From Heaven to Hell?

Mina2 in the Caribbean - Where's The Ice Gone?
Tim Barker
Sun 11 Dec 2011 13:28

Position: Puerto Hoppner, Staten Island

Date: 11 December 2011


Between Staten Island and the mainland of Tierra del Fuego is a 16 mile wide stretch of water called the Straits of Le Maire. It has a reputation. The strong southwesterly winds that sweep round Cape Horn funnel themselves and the sea through this narrow gap giving rise to violent overfalls and tide rips. The pilot book says: “The crossing must be carefully planned to avoid the dangers represented by strong tidal currents. When strong winds are opposed to the tide, heavy overfalls are registered off Cabo San Diego, while violent eddies and strong tide-rips are encountered up to 5 miles off Cabo San Antonio. These phenomena can endanger even ships and must not be underestimated. … In the vicinity of Cabo San Diego, due to the irregular bottom and the shape of the coast, the speed [of the tide] can reach 8 knots or more. The opposition of the [tidal] flow with the wind and the swell may raise overfalls of dangerous dimensions. Standing waves of up to 10 metres have been reported”. The pilot book then goes on to say that for a small vessel, it is actually preferable to punch into both wind and tide (if that were possible) rather than wait for the tide to turn in one’s favour and suffer the violence of the strait as described.


When we leave the heavenly perfection of our anchorage in Puerto Hoppner, we have no option but to go through this, one of the most dangerous channels of water in the world in order to make our way into the Beagle Channel. We have been looking at the forecasts developing over the last couple of days and we see a window of opportunity this evening. Not perfect conditions, but we hope to avoid the worst of the dangers.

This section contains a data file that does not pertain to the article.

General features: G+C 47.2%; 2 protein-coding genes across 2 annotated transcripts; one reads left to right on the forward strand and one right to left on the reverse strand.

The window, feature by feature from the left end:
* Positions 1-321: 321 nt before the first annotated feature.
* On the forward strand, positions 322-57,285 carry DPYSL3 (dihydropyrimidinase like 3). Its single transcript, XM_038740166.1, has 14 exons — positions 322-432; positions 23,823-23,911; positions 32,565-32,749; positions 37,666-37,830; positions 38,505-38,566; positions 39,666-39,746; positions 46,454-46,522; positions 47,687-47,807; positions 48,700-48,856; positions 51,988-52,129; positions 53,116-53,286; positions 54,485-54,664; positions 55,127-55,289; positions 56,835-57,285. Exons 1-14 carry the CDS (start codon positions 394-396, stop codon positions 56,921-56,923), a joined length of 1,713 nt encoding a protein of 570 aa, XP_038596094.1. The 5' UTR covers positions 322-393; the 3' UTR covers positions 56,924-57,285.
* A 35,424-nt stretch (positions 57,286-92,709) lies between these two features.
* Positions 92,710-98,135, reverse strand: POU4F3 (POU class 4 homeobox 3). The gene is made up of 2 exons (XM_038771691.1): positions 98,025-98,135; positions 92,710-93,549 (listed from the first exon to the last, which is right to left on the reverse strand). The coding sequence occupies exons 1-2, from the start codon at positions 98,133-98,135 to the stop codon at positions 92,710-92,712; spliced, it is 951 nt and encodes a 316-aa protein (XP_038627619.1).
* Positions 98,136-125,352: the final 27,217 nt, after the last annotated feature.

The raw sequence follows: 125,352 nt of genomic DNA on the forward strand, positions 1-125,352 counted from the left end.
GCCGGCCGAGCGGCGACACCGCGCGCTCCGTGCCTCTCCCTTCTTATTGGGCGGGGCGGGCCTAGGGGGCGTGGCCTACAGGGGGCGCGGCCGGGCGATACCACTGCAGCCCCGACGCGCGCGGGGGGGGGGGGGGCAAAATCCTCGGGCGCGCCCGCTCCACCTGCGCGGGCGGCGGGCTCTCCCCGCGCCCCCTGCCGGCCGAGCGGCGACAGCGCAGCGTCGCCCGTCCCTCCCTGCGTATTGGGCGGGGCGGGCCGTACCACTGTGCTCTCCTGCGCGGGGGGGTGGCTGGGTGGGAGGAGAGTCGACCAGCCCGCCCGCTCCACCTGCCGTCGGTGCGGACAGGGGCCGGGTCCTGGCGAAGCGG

Our two days in Puerto Hoppner have been magical, tempered by poor weather. The backdrop of the high mountains covered at the low levels by scrubby trees and moss is quite awe-inspiring. Yesterday morning we got out our new inflatable kayak and Linda and John went off to the head of the bay for a recce. We were hoping we might be able to walk up past the fast flowing river and waterfalls to the lake above, but as no one has touched this land ever, the tangle of fallen trees and thigh high moss beds made it impassable for such mature explorers as ourselves. Later in the morning the rain set in and it  persisted for the rest of the day. So we turned the heater on, snugged down and watched Cinema Paradiso on the computer screen.


Today we are getting everything bedded down for what could be a lively passage through the Straits of Le Maire tonight. Wish us luck.